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    Does sleep deprivation really cause the brain to eat itself?

    30 May 2017

    Our brain starts to ‘eat itself’ when we are deprived of sleep, researchers at the Marche Polytechnic University in Italy have found.

    According to a study published in The Journal of Neuroscience, cells in the brain that are in charge of ‘housekeeping’ — or destroying worn-out cells and circuitry — go into overdrive following sleep deprivation. This phenomenon was only observed in mice.

    The researchers found that after undisturbed sleep, these cells, known as astrocytes, were active in about six per cent of the brain’s synapses in the subject rodents. In those that were sleep deprived, this figure increased to 13.5 per cent.

    The results suggest that sleep deprivation can cause the brain to break down more of its connections in the large synapses than it would under normal circumstances.

    The research does not establish if this is harmful to the brain. ‘[The largest synapses] are like old pieces of furniture, and so probably need more attention and cleaning,’ the study’s lead author, Michele Bellesi, said.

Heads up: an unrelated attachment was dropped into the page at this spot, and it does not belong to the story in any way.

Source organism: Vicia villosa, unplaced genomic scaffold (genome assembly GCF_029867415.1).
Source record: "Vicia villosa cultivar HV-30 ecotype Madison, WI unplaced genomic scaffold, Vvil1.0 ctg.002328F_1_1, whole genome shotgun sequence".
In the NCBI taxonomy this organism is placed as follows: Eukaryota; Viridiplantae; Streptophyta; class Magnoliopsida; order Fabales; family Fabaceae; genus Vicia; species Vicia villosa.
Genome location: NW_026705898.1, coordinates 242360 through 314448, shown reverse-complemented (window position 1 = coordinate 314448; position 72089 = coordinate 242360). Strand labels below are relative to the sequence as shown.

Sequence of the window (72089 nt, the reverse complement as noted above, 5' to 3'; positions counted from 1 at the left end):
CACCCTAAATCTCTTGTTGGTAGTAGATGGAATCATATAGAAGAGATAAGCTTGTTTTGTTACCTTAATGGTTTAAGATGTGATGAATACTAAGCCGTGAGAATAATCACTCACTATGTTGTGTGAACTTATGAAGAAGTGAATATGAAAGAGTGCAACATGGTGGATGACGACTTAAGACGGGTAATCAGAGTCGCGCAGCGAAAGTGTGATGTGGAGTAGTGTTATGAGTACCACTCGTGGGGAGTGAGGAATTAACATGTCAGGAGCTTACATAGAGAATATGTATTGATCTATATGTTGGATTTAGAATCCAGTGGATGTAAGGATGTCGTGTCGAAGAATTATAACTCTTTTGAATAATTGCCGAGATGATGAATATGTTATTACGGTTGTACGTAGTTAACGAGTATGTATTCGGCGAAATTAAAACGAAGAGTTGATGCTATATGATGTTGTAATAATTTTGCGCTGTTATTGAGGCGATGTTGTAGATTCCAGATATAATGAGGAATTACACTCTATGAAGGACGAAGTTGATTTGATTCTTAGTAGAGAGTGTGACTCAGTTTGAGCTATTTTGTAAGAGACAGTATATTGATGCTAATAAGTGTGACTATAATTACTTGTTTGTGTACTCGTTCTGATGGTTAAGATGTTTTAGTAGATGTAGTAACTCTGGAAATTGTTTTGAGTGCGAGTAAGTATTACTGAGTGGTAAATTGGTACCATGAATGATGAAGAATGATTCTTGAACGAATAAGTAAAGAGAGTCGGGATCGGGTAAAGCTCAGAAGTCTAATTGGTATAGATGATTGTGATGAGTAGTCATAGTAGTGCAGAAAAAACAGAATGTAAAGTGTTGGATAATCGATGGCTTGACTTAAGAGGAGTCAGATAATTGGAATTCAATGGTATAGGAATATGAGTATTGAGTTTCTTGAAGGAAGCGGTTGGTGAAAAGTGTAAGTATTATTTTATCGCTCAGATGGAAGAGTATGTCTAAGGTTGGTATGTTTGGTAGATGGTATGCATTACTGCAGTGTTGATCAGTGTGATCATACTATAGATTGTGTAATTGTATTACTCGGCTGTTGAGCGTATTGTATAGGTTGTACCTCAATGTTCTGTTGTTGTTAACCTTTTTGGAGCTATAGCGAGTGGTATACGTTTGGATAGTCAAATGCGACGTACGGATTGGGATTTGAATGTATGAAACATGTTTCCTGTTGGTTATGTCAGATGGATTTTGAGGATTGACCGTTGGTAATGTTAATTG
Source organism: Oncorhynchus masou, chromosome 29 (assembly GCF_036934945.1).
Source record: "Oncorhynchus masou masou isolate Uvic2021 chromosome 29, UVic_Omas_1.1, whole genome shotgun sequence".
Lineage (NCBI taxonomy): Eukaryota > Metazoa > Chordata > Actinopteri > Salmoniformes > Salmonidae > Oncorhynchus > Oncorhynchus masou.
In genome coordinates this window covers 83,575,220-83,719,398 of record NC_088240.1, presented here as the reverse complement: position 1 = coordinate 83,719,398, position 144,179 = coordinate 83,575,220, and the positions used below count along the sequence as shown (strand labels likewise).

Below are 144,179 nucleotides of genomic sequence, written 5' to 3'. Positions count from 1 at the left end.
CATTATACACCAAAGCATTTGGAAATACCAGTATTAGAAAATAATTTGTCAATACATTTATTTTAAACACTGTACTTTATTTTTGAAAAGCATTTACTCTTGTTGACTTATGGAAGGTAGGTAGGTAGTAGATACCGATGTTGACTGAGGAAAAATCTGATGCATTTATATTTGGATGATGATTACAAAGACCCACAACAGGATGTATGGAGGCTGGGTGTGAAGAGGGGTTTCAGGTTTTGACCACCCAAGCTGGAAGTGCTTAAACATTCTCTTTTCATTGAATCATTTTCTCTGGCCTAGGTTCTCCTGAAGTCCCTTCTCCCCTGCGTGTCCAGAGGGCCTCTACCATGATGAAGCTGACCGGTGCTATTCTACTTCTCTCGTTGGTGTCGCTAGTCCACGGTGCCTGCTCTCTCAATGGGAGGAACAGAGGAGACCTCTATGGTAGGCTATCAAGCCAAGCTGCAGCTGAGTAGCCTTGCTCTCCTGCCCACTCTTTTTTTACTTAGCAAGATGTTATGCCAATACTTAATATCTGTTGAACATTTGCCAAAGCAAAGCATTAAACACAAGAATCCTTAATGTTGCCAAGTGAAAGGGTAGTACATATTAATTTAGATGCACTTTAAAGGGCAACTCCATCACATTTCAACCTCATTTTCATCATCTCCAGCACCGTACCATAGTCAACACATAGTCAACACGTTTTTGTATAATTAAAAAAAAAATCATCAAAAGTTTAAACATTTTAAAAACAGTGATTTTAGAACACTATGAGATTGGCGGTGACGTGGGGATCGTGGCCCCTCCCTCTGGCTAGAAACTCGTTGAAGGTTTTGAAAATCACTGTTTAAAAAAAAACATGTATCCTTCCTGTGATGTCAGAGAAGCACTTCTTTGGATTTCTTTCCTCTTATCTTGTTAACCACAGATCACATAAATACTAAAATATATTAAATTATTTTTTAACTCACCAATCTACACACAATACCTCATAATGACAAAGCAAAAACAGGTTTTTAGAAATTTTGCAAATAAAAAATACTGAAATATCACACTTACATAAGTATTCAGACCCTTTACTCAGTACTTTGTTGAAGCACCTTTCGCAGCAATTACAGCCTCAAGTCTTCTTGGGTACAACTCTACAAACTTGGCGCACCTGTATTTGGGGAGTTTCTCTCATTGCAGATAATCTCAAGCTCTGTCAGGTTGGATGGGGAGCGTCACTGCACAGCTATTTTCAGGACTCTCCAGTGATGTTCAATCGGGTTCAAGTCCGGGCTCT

‘We show for the first time that portions of synapses are literally eaten by astrocytes because of sleep loss.’

    However, it was also discovered that microglial cells become more active after sleep deprivation. Previous studies have linked increased microglial activity with Alzheimer’s and other types of neutron degeneration. This could explain why sleep deprivation is correlated with a greater likelihood of developing dementia.

    Instant analysis
    The authors objectively demonstrate that chronic sleep deprivation is convincingly associated with the destruction of neural transmission components by astrocytes and microglial cells. Destructive activity by the latter cell type has been linked to the onset of Alzheimer’s and other neurodegenerative diseases.

    While the scientific methodology employed is rigorous, the results suggest a complex associative relationship but they do not in themselves prove causality.
    Research score: 3.5/5